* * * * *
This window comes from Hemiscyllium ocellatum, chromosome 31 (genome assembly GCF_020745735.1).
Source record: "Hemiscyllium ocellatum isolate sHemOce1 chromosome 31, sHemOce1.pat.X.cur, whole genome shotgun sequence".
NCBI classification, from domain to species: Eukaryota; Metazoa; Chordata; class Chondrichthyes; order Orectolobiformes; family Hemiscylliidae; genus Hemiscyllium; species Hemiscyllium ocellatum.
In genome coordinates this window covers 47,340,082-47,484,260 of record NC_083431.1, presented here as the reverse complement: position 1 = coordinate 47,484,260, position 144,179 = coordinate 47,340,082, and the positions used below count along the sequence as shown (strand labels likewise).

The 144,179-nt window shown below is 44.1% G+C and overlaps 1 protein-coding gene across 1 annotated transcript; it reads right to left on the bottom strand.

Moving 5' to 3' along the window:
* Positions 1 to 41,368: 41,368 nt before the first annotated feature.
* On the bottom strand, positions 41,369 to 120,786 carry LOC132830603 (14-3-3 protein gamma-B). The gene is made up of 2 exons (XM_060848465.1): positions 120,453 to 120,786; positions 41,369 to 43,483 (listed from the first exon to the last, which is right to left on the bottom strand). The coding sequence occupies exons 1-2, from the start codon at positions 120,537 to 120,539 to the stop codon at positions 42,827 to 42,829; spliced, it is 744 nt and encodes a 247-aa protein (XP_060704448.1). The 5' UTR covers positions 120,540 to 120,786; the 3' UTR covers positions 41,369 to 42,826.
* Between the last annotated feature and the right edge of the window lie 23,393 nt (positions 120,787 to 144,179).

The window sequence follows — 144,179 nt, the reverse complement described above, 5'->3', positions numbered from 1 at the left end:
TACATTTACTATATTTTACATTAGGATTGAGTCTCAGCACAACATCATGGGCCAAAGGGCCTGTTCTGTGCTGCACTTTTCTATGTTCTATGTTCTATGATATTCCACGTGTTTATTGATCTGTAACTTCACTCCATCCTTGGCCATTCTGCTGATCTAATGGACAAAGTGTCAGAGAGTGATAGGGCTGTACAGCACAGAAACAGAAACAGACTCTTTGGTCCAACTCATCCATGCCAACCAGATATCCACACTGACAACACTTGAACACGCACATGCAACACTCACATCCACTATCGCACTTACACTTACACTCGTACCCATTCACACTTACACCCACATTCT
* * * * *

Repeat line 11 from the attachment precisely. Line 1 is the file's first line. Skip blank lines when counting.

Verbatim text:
TACATTTACTATATTTTACATTAGGATTGAGTCTCAGCACAACATCATGGGCCAAAGGGCCTGTTCTGTGCTGCACTTTTCTATGTTCTATGTTCTATGATATTCCACGTGTTTATTGATCTGTAACTTCACTCCATCCTTGGCCATTCTGCTGATCTAATGGACAAAGTGTCAGAGAGTGATAGGGCTGTACAGCACAGAAACAGAAACAGACTCTTTGGTCCAACTCATCCATGCCAACCAGATATCCACACTGACAACACTTGAACACGCACATGCAACACTCACATCCACTATCGCACTTACACTTACACTCGTACCCATTCACACTTACACCCACATTCT